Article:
06.04 – 29.04.2017
Musa Nxumalo’s exhibition ‘16 Shots’ at SMAC Johannesburg, reveals moments of particular and familiar events. It comprises a selection of sixteen black and white photographs focusing on #feesmustfall protest, youth parties, objects of still life and portraits of individuals. At face value, the images fall into the genre of documentary, reportage, of less excitement visually but meaningful as photo essays of relations between political and social matters of youth.
Partying and protesting are disquieting situations when youth is involved, but Nxumalo’s photographs remove the preoccupation with violence that the media associates with partying and protesting. The exhibition, instead, develops around the body as an exploration of occurrence, familiarity and the encounter of knowledge, often focusing on the aftermath of action.
Some of these are performed photographic moments. Here the two images Toi Toi and Are the fees gonna fall or nah? stand out; with the former being dance and the latter protest. In South Africa toyi-toyi has a long history, linked with mobilising and public concerns that include service delivery, political, community and human rights-based issues. The subjects in Nxumalo’s images appear almost in flight with one foot away from the ground. The camera caught them right in a moment of demonstration that I imagine filled with energy and self-defining expressions. The images are fixed instances of movement and performance.
The photographs are statements of fleeting ephemeral moments of before, during or after the party and protest. They seem to fall between Malik Sidibe’s photographs of parties and socials in Bamako, Mali and Peter Magubane’s photographs of student protest in Soweto. Their images have become narratives of remembering, recording the passed moments of youth of a particular time. Comparatively, Nxumalo is reflecting and absorbing repeating current occurrences. He seems to stand in view of his subjects, the youth. Shooting in the line of fire, he is always in front of the action.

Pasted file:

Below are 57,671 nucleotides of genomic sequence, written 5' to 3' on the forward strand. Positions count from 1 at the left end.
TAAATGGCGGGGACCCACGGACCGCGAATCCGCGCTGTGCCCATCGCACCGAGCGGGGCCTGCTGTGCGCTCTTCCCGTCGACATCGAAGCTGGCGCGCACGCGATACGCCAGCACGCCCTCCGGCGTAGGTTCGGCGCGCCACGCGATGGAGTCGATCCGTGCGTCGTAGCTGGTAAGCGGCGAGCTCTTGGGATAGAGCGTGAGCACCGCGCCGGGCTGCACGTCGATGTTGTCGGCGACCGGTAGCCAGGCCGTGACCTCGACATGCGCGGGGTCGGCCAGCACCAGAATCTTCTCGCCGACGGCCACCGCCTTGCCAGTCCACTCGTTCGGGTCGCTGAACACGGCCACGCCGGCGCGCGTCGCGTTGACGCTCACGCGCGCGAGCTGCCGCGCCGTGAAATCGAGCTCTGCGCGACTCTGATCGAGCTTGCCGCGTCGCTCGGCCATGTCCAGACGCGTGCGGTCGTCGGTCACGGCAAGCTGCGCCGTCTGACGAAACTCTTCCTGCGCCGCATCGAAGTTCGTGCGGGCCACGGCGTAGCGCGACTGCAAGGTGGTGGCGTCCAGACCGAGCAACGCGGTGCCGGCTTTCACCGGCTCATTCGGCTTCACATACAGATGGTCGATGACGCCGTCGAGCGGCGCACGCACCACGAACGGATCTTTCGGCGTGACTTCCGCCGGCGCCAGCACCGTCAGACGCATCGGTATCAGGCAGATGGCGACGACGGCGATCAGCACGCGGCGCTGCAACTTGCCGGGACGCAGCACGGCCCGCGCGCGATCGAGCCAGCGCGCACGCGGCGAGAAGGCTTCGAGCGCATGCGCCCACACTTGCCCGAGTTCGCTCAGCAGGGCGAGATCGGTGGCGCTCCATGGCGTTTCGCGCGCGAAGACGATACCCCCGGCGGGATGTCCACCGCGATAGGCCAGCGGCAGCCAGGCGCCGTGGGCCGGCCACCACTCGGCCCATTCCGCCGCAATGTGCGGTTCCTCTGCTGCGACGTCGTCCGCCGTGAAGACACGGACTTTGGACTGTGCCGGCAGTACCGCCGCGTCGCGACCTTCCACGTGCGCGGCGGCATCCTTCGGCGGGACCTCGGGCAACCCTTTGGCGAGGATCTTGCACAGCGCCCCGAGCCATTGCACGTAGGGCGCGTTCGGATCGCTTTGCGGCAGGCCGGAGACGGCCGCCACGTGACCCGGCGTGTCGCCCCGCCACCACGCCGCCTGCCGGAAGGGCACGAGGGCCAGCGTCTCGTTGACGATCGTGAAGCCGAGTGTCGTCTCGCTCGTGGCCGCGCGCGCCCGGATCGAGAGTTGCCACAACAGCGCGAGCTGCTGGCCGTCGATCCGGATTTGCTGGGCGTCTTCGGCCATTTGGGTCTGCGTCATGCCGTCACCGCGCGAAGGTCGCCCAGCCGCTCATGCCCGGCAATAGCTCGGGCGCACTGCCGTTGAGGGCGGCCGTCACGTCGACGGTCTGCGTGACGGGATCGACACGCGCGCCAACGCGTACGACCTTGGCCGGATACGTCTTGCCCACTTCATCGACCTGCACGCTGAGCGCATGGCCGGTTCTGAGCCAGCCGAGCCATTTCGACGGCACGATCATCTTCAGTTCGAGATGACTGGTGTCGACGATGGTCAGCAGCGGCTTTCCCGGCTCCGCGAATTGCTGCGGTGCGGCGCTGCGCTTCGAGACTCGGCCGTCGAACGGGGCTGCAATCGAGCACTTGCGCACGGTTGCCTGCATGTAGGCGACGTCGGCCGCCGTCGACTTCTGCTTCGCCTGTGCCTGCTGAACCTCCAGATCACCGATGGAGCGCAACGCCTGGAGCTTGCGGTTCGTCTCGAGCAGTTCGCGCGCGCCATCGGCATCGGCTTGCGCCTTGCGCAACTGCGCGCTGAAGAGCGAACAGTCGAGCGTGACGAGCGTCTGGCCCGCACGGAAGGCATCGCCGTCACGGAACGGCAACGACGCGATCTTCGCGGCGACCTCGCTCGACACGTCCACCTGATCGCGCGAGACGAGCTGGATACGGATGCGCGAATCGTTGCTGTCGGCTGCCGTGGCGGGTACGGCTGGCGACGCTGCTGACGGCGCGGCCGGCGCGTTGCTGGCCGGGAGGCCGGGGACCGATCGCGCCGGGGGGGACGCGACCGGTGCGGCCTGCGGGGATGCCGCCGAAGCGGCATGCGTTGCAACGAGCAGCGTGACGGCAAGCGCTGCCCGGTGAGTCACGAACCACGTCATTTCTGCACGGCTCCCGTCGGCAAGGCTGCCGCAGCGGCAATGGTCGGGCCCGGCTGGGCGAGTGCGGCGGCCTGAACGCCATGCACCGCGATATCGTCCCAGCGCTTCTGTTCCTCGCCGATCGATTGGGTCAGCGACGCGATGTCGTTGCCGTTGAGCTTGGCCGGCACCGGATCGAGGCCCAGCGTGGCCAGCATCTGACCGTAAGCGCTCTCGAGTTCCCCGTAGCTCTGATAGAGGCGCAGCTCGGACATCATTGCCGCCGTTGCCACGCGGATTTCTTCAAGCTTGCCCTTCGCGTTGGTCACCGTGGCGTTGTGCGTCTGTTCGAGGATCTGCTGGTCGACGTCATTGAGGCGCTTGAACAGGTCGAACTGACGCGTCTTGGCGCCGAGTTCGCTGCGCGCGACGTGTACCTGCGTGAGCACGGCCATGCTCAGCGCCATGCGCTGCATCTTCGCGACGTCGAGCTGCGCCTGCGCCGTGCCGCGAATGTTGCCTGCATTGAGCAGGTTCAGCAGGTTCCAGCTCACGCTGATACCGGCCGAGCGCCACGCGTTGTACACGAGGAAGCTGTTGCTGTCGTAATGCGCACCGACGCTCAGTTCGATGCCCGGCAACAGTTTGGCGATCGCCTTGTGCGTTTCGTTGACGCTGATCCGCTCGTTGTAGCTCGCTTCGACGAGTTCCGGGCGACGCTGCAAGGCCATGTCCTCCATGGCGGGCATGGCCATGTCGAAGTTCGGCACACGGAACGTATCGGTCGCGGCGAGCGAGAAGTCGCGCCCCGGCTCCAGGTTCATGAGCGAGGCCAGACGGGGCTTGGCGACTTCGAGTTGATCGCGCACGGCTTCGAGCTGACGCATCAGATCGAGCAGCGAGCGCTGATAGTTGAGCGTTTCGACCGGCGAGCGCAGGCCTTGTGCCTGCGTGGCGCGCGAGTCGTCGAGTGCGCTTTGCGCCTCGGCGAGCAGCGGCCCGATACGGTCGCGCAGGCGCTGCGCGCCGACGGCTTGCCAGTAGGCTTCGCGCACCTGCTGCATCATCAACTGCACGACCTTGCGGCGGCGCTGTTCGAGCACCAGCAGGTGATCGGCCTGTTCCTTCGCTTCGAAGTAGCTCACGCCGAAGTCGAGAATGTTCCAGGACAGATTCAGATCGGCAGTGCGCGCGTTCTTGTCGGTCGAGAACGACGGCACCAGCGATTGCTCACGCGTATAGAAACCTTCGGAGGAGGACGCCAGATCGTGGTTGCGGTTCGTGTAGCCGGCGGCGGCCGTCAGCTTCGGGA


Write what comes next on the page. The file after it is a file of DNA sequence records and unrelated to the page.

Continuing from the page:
Nxumalo’s shots are residues of moments. For instance, The promise is an image of a placard on the ground, with ‘But you promised free education THOU FAM!’ written on it. It’s a statement of the frustration, determination and humour of the #feesmustfall movement. Left on the ground, the sign becomes part of the long residue of the call for free education.
Nxumalo also documents other forms of residue and inscription. In Ghost I & II, the male subject has tattoos all over his face. These intentional ink lines on the body treat the skin as material. The body in Ghost is the fundamental ground for pain and pleasure; a subject-object of appearance and form.
This is contrasted in images where students shield behind tree hedges during protest while the police threaten their bodies with weapons. Here, there is a multiplicity of subjects, with bodies in contact and existing as an identifiable fields of one individual among other individuals. When photographed, the subjects are past representation of physical actions, devoid of the sound and action of protest (and party).
My longing for sound is hinted at by Nxumalo’s inclusion of a disco ball. As it spins, it creates textures of light over some of the photographs. While the disco ball is a soundless object, its use in parties suggests a room where there is people present. Yet, in a gallery space and in day light, it now resembles an aftermath.
Nxumalo ‘16 Shots’ are visual encounters with bodies during protest and party. They are performances fixed in a photograph, but the action is stranded. The narrative doesn’t allow us to know what came before or after; or what should come before or after.